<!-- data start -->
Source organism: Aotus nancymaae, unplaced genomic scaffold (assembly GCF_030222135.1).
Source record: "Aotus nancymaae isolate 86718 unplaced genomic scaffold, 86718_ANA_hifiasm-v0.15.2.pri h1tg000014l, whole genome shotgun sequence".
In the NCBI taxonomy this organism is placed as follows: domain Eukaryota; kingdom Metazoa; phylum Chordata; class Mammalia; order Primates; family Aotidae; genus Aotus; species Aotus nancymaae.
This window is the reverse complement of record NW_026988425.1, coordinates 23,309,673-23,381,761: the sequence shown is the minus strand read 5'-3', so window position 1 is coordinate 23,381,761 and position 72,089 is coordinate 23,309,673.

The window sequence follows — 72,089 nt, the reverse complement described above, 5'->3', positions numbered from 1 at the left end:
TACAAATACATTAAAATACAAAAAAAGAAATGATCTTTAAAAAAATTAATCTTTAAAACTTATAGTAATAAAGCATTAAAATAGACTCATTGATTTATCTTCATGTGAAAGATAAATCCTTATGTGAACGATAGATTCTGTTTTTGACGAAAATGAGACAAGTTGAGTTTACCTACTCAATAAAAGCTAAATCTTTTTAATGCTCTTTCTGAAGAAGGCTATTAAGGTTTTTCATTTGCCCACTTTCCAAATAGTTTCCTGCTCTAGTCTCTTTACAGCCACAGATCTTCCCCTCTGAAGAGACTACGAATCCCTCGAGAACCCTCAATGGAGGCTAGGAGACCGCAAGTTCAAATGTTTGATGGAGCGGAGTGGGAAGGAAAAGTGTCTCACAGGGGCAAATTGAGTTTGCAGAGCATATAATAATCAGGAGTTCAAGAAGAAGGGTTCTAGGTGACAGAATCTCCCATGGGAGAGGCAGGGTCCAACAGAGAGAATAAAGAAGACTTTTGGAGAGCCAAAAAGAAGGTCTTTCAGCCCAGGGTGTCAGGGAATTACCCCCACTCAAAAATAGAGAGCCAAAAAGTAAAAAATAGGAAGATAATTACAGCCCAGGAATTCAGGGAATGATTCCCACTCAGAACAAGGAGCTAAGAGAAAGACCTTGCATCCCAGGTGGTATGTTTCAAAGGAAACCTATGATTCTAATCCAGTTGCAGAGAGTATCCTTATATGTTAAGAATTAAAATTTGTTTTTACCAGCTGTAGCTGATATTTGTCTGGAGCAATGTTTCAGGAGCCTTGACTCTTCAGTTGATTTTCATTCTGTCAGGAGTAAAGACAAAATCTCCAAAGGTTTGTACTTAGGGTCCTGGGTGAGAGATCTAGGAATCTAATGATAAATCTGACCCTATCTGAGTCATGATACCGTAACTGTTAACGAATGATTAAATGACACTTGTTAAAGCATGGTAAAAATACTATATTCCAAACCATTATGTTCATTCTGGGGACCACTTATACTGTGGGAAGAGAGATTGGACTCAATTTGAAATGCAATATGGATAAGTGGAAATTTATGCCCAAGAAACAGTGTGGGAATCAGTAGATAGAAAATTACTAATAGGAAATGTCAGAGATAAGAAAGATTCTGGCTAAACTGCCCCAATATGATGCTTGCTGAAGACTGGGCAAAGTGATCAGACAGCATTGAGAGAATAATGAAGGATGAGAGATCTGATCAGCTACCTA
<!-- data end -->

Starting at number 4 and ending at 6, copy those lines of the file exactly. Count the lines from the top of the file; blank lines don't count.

This window is the reverse complement of record NW_026988425.1, coordinates 23,309,673-23,381,761: the sequence shown is the minus strand read 5'-3', so window position 1 is coordinate 23,381,761 and position 72,089 is coordinate 23,309,673.

The window sequence follows — 72,089 nt, the reverse complement described above, 5'->3', positions numbered from 1 at the left end:
TACAAATACATTAAAATACAAAAAAAGAAATGATCTTTAAAAAAATTAATCTTTAAAACTTATAGTAATAAAGCATTAAAATAGACTCATTGATTTATCTTCATGTGAAAGATAAATCCTTATGTGAACGATAGATTCTGTTTTTGACGAAAATGAGACAAGTTGAGTTTACCTACTCAATAAAAGCTAAATCTTTTTAATGCTCTTTCTGAAGAAGGCTATTAAGGTTTTTCATTTGCCCACTTTCCAAATAGTTTCCTGCTCTAGTCTCTTTACAGCCACAGATCTTCCCCTCTGAAGAGACTACGAATCCCTCGAGAACCCTCAATGGAGGCTAGGAGACCGCAAGTTCAAATGTTTGATGGAGCGGAGTGGGAAGGAAAAGTGTCTCACAGGGGCAAATTGAGTTTGCAGAGCATATAATAATCAGGAGTTCAAGAAGAAGGGTTCTAGGTGACAGAATCTCCCATGGGAGAGGCAGGGTCCAACAGAGAGAATAAAGAAGACTTTTGGAGAGCCAAAAAGAAGGTCTTTCAGCCCAGGGTGTCAGGGAATTACCCCCACTCAAAAATAGAGAGCCAAAAAGTAAAAAATAGGAAGATAATTACAGCCCAGGAATTCAGGGAATGATTCCCACTCAGAACAAGGAGCTAAGAGAAAGACCTTGCATCCCAGGTGGTATGTTTCAAAGGAAACCTATGATTCTAATCCAGTTGCAGAGAGTATCCTTATATGTTAAGAATTAAAATTTGTTTTTACCAGCTGTAGCTGATATTTGTCTGGAGCAATGTTTCAGGAGCCTTGACTCTTCAGTTGATTTTCATTCTGTCAGGAGTAAAGACAAAATCTCCAAAGGTTTGTACTTAGGGTCCTGGGTGAGAGATCTAGGAATCTAATGATAAATCTGACCCTATCTGAGTCATGATACCGTAACTGTTAACGAATGATTAAATGACACTTGTTAAAGCATGGTAAAAATACTATATTCCAAACCATTATGTTCATTCTGGGGACCACTTATACTGTGGGAAGAGAGATTGGACTCAATTTGAAATGCAATATGGATAAGTGGAAATTTATGCCCAAGAAACAGTGTGGGAATCAGTAGATAGAAAATTACTAATAGGAAATGTCAGAGATAAGAAAGATTCTGGCTAAACTGCCCCAATATGATGCTTGCTGAAGACTGGGCAAAGTGATCAGACAGCATTGAGAGAATAATGAAGGATGAGAGATCTGATCAGCTACCTA